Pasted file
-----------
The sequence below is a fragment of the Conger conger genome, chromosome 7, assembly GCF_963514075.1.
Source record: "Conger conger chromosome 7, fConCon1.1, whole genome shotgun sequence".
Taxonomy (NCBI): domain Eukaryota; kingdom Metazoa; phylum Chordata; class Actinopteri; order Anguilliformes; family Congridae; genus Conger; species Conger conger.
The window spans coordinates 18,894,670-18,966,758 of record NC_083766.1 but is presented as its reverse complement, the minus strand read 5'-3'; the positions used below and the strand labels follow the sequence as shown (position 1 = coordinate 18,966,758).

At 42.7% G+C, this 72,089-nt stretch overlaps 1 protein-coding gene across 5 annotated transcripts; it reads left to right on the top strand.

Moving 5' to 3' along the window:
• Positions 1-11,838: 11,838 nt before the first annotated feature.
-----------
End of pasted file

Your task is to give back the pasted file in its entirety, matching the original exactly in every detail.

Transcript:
The sequence below is a fragment of the Conger conger genome, chromosome 7, assembly GCF_963514075.1.
Source record: "Conger conger chromosome 7, fConCon1.1, whole genome shotgun sequence".
Taxonomy (NCBI): domain Eukaryota; kingdom Metazoa; phylum Chordata; class Actinopteri; order Anguilliformes; family Congridae; genus Conger; species Conger conger.
The window spans coordinates 18,894,670-18,966,758 of record NC_083766.1 but is presented as its reverse complement, the minus strand read 5'-3'; the positions used below and the strand labels follow the sequence as shown (position 1 = coordinate 18,966,758).

At 42.7% G+C, this 72,089-nt stretch overlaps 1 protein-coding gene across 5 annotated transcripts; it reads left to right on the top strand.

Moving 5' to 3' along the window:
• Positions 1-11,838: 11,838 nt before the first annotated feature.